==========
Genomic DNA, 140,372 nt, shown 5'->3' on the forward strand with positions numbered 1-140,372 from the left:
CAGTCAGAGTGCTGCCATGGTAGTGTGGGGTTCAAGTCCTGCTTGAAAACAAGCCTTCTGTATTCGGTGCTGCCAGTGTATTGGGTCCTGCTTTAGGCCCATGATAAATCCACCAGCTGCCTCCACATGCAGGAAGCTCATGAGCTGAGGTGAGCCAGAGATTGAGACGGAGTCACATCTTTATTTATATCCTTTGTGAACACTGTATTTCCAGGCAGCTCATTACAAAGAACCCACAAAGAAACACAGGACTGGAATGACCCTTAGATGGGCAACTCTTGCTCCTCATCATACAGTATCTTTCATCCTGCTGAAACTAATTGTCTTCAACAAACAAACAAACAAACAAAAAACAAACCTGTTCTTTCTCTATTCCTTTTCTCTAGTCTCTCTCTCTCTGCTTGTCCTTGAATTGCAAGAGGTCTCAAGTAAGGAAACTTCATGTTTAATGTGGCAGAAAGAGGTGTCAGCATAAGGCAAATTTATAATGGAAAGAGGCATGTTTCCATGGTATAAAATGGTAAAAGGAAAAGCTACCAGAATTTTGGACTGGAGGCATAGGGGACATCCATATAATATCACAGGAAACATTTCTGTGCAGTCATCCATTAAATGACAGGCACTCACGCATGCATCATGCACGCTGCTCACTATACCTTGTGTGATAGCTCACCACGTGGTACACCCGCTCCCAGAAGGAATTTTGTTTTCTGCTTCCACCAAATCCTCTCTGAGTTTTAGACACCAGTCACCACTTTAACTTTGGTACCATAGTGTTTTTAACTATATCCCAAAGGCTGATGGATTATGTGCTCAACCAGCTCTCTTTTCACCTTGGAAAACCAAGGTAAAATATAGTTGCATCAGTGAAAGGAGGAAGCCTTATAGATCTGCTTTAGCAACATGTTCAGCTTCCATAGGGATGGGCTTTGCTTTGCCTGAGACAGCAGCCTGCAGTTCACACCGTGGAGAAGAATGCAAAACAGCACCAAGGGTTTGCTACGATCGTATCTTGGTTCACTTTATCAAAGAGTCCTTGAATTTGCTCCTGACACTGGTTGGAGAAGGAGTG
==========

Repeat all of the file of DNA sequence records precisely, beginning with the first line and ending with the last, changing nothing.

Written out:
Genomic DNA, 140,372 nt, shown 5'->3' on the forward strand with positions numbered 1-140,372 from the left:
CAGTCAGAGTGCTGCCATGGTAGTGTGGGGTTCAAGTCCTGCTTGAAAACAAGCCTTCTGTATTCGGTGCTGCCAGTGTATTGGGTCCTGCTTTAGGCCCATGATAAATCCACCAGCTGCCTCCACATGCAGGAAGCTCATGAGCTGAGGTGAGCCAGAGATTGAGACGGAGTCACATCTTTATTTATATCCTTTGTGAACACTGTATTTCCAGGCAGCTCATTACAAAGAACCCACAAAGAAACACAGGACTGGAATGACCCTTAGATGGGCAACTCTTGCTCCTCATCATACAGTATCTTTCATCCTGCTGAAACTAATTGTCTTCAACAAACAAACAAACAAACAAAAAACAAACCTGTTCTTTCTCTATTCCTTTTCTCTAGTCTCTCTCTCTCTGCTTGTCCTTGAATTGCAAGAGGTCTCAAGTAAGGAAACTTCATGTTTAATGTGGCAGAAAGAGGTGTCAGCATAAGGCAAATTTATAATGGAAAGAGGCATGTTTCCATGGTATAAAATGGTAAAAGGAAAAGCTACCAGAATTTTGGACTGGAGGCATAGGGGACATCCATATAATATCACAGGAAACATTTCTGTGCAGTCATCCATTAAATGACAGGCACTCACGCATGCATCATGCACGCTGCTCACTATACCTTGTGTGATAGCTCACCACGTGGTACACCCGCTCCCAGAAGGAATTTTGTTTTCTGCTTCCACCAAATCCTCTCTGAGTTTTAGACACCAGTCACCACTTTAACTTTGGTACCATAGTGTTTTTAACTATATCCCAAAGGCTGATGGATTATGTGCTCAACCAGCTCTCTTTTCACCTTGGAAAACCAAGGTAAAATATAGTTGCATCAGTGAAAGGAGGAAGCCTTATAGATCTGCTTTAGCAACATGTTCAGCTTCCATAGGGATGGGCTTTGCTTTGCCTGAGACAGCAGCCTGCAGTTCACACCGTGGAGAAGAATGCAAAACAGCACCAAGGGTTTGCTACGATCGTATCTTGGTTCACTTTATCAAAGAGTCCTTGAATTTGCTCCTGACACTGGTTGGAGAAGGAGTG